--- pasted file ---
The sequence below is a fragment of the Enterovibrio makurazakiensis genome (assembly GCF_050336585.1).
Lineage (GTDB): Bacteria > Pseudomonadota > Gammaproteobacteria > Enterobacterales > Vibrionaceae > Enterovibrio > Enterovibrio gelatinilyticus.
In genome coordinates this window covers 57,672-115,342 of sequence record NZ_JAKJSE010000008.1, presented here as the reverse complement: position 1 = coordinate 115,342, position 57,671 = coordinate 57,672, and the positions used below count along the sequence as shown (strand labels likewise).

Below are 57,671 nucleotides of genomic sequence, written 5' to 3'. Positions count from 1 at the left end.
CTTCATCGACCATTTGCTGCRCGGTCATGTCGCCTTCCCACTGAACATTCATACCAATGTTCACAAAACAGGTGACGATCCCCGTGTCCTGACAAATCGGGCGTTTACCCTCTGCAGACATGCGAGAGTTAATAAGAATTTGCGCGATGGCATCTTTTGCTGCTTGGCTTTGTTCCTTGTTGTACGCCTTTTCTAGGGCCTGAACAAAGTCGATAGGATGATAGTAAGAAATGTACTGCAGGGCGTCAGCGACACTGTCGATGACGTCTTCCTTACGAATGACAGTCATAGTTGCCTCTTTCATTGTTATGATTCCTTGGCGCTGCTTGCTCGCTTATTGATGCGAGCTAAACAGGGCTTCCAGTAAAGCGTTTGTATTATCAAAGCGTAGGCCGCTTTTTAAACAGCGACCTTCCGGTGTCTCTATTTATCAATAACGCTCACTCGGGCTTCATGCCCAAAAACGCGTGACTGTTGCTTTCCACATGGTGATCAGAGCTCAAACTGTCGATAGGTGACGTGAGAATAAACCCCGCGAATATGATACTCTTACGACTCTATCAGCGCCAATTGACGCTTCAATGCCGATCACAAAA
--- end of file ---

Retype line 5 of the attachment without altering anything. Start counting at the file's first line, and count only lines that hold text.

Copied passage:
CTTCATCGACCATTTGCTGCRCGGTCATGTCGCCTTCCCACTGAACATTCATACCAATGTTCACAAAACAGGTGACGATCCCCGTGTCCTGACAAATCGGGCGTTTACCCTCTGCAGACATGCGAGAGTTAATAAGAATTTGCGCGATGGCATCTTTTGCTGCTTGGCTTTGTTCCTTGTTGTACGCCTTTTCTAGGGCCTGAACAAAGTCGATAGGATGATAGTAAGAAATGTACTGCAGGGCGTCAGCGACACTGTCGATGACGTCTTCCTTACGAATGACAGTCATAGTTGCCTCTTTCATTGTTATGATTCCTTGGCGCTGCTTGCTCGCTTATTGATGCGAGCTAAACAGGGCTTCCAGTAAAGCGTTTGTATTATCAAAGCGTAGGCCGCTTTTTAAACAGCGACCTTCCGGTGTCTCTATTTATCAATAACGCTCACTCGGGCTTCATGCCCAAAAACGCGTGACTGTTGCTTTCCACATGGTGATCAGAGCTCAAACTGTCGATAGGTGACGTGAGAATAAACCCCGCGAATATGATACTCTTACGACTCTATCAGCGCCAATTGACGCTTCAATGCCGATCACAAAA